Zambezian flooded grasslands Last Updated on 2015-06-01 15:56:03 WWF Terrestrial Ecoregions Collection Located within the miombo and mopane woodlands of the Central African Plateau, Zambezian flooded grasslands are an anomaly of productivity and abundance in a landscape characterized by nutrient deficient soil and associated vegetation. Unlike the surrounding woodlands that generally support animals only in rather low densities, the wetlands and floodplains of this ecoregion provide habitats to sizable faunal populations, since food and water are abundant throughout the majority of the year. Large populations of waterbirds gather during the rainy season, and numerous herd animals and  carnivores  frequent the landscape. However, in a climate of rapid population growth and increasing need for land and natural resources, this fragile ecoregion may face increasing threat. Several conservation measures... More »
Spratly Islands Last Updated on 2015-06-01 15:45:31 The Spratly Islands consist of more than 150 small islands or reefs scattered over a sea area of nearly 360,000 square kilometres in the South China Sea, about two-thirds of the way from southern Vietnam to the southern Philippines. The closest countries to the Spratly Islands are Malaysia, Vietnam, Brunei and the Philippines. Abundant in marine biodiversity, the Spratly Islands lie in rich fishing grounds and potential gas and oil deposits. (See Energy profile of South China Sea) These islands are strategically located near several primary strategic shipping lanes in the central South China Sea. There are no indigenous inhabitants. But there are scattered garrisons occupied by military personnel of several claimant states, notably the Philippines. They are claimed in their entirety by Taiwan, Vietnam and China, while portions are claimed by Malaysia and... More »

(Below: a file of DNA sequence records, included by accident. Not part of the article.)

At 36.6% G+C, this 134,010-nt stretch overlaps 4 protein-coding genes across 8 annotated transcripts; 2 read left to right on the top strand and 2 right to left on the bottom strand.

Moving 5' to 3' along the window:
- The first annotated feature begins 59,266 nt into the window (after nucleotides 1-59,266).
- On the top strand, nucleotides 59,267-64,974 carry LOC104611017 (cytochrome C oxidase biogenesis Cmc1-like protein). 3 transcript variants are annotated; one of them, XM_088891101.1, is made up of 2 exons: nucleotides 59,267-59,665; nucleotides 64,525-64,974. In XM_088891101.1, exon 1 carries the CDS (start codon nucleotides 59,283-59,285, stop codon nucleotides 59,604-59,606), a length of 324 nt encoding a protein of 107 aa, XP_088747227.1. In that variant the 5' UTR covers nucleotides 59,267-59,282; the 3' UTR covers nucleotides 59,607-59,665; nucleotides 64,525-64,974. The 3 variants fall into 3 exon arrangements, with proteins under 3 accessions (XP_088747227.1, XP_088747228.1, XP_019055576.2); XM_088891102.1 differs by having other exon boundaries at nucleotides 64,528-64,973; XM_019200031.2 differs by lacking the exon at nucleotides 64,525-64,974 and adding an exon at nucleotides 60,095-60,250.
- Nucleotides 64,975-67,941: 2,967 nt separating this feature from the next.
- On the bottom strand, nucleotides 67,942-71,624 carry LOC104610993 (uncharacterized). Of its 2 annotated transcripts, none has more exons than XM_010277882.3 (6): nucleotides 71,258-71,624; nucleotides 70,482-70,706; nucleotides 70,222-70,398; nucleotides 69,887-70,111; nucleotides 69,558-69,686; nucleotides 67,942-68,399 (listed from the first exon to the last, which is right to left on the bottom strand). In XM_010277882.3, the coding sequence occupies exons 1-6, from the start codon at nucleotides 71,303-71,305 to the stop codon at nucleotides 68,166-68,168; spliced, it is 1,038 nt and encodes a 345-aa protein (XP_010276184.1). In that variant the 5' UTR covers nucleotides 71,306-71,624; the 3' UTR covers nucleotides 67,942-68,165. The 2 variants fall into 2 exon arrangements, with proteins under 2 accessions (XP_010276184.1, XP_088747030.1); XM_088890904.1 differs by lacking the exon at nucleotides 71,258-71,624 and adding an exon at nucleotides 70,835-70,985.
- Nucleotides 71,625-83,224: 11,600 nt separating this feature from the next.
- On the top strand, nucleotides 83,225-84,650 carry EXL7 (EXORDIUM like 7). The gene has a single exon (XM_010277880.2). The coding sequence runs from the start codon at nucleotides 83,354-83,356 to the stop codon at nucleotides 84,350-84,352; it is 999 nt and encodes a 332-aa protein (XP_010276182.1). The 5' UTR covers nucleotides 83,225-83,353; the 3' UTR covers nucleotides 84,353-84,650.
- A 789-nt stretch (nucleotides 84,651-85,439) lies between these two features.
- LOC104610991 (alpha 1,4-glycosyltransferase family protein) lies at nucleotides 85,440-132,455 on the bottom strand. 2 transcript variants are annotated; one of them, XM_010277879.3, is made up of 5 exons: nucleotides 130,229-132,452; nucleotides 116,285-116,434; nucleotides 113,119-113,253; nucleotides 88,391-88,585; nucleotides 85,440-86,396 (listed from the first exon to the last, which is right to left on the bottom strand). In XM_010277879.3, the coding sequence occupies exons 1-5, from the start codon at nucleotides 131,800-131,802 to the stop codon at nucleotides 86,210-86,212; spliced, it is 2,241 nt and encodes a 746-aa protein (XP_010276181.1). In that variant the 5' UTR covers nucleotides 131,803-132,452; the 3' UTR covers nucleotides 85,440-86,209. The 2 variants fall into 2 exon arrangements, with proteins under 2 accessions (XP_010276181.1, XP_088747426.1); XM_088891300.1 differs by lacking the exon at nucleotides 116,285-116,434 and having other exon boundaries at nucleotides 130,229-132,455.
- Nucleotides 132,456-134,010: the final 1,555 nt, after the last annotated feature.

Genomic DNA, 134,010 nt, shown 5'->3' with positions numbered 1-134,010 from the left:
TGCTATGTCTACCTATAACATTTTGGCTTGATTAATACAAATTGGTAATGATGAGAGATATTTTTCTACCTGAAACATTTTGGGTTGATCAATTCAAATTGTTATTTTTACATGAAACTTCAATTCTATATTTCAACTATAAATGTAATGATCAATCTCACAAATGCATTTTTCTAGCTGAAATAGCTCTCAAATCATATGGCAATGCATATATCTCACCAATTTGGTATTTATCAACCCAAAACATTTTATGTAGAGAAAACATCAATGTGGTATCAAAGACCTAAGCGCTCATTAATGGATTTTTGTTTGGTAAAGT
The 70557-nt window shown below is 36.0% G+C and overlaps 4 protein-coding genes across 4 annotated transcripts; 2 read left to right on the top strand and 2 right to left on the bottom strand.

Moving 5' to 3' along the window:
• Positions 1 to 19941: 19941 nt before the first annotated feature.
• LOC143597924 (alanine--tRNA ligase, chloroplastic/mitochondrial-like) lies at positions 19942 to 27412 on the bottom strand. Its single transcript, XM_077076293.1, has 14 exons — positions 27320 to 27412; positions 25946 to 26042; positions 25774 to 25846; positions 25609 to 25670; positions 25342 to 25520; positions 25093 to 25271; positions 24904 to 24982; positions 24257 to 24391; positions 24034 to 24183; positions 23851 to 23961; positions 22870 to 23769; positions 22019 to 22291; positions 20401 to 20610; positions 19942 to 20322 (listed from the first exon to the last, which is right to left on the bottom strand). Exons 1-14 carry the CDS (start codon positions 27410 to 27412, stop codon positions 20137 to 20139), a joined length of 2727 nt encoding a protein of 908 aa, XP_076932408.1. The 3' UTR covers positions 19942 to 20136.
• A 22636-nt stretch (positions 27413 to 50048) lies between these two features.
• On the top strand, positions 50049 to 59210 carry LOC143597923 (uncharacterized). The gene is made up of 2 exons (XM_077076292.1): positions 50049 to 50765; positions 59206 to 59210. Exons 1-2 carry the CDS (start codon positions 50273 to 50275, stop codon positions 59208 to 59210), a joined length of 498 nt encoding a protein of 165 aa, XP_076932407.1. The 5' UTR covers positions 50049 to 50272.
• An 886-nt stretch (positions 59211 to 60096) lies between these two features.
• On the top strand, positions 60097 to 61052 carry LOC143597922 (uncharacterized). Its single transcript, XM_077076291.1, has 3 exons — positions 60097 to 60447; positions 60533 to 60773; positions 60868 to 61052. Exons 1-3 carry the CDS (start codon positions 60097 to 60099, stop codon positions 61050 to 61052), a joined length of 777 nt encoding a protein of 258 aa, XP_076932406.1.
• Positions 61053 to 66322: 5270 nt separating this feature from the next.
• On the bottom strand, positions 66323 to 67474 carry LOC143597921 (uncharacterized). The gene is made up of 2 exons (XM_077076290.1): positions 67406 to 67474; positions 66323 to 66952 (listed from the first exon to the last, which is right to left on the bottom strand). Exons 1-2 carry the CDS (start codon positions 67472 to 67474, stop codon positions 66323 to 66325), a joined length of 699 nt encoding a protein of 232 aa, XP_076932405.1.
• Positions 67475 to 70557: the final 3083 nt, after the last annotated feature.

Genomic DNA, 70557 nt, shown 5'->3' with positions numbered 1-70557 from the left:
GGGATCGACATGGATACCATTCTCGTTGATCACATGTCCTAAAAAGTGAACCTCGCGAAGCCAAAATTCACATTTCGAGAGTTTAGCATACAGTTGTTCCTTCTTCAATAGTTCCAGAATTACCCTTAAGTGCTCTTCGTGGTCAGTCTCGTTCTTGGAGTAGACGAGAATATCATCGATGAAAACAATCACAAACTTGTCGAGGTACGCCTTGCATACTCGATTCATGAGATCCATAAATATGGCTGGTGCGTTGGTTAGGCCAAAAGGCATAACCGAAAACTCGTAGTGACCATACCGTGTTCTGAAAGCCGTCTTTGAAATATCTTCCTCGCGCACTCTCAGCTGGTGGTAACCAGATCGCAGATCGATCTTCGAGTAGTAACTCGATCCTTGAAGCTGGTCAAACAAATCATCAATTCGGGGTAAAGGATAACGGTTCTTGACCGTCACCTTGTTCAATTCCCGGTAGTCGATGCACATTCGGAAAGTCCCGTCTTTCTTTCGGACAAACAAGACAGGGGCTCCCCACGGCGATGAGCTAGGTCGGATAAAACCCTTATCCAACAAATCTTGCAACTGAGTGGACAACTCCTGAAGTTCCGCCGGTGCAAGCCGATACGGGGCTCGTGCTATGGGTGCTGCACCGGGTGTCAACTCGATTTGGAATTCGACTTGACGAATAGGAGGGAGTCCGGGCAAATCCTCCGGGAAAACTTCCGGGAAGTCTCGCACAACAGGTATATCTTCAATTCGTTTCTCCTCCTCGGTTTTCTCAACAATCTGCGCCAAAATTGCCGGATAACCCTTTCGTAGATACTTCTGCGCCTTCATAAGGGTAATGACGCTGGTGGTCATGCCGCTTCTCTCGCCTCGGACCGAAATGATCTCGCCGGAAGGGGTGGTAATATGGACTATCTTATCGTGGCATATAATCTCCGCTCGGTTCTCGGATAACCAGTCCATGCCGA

Angolan scarp savanna and woodlands Last Updated on 2015-05-31 15:02:58 WWF Terrestrial Ecoregions Collection The Angolan scarp savanna and woodlands ecoregion is a complex area where several major African ecological zones meet, and where topographical features have resulted in a high diversity of vegetation types and significant levels of endemism. Biologically, the most important portion of the ecoregion is the west-facing scarp that supports rainforest at higher altitudes. This forest holds a significant number of endemic birds, and some other endemic animals and plants. The long period of insurrection, foreign mercenary activity and civil instability in Angola have contributed to the outcome that these forests and other parts of the ecoregion have never been adequately surveyed biologically, and hence more endemics can be expected with further study. However, the highly unstable civil war means that all biological... More »